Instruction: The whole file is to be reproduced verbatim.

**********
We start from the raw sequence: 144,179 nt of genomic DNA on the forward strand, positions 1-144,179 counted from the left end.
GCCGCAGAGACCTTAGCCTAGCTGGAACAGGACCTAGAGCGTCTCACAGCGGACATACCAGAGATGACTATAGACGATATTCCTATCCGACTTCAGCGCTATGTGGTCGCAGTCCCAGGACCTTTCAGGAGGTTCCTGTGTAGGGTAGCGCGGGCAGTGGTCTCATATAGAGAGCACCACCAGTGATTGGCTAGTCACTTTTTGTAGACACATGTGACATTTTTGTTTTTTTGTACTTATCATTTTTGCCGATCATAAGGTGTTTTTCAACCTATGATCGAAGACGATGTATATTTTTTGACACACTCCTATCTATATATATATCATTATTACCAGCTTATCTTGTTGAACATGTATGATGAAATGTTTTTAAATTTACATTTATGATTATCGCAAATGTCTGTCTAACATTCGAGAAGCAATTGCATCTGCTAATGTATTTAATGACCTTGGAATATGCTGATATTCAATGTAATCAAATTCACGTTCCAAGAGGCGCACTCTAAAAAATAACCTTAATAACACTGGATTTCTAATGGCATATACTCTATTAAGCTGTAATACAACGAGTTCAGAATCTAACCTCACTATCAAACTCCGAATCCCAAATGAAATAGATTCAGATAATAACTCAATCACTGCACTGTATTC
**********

We start from the raw sequence: 144,179 nt of genomic DNA on the forward strand, positions 1-144,179 counted from the left end.
GCCGCAGAGACCTTAGCCTAGCTGGAACAGGACCTAGAGCGTCTCACAGCGGACATACCAGAGATGACTATAGACGATATTCCTATCCGACTTCAGCGCTATGTGGTCGCAGTCCCAGGACCTTTCAGGAGGTTCCTGTGTAGGGTAGCGCGGGCAGTGGTCTCATATAGAGAGCACCACCAGTGATTGGCTAGTCACTTTTTGTAGACACATGTGACATTTTTGTTTTTTTGTACTTATCATTTTTGCCGATCATAAGGTGTTTTTCAACCTATGATCGAAGACGATGTATATTTTTTGACACACTCCTATCTATATATATATCATTATTACCAGCTTATCTTGTTGAACATGTATGATGAAATGTTTTTAAATTTACATTTATGATTATCGCAAATGTCTGTCTAACATTCGAGAAGCAATTGCATCTGCTAATGTATTTAATGACCTTGGAATATGCTGATATTCAATGTAATCAAATTCACGTTCCAAGAGGCGCACTCTAAAAAATAACCTTAATAACACTGGATTTCTAATGGCATATACTCTATTAAGCTGTAATACAACGAGTTCAGAATCTAACCTCACTATCAAACTCCGAATCCCAAATGAAATAGATTCAGATAATAACTCAATCACTGCACTGTATTC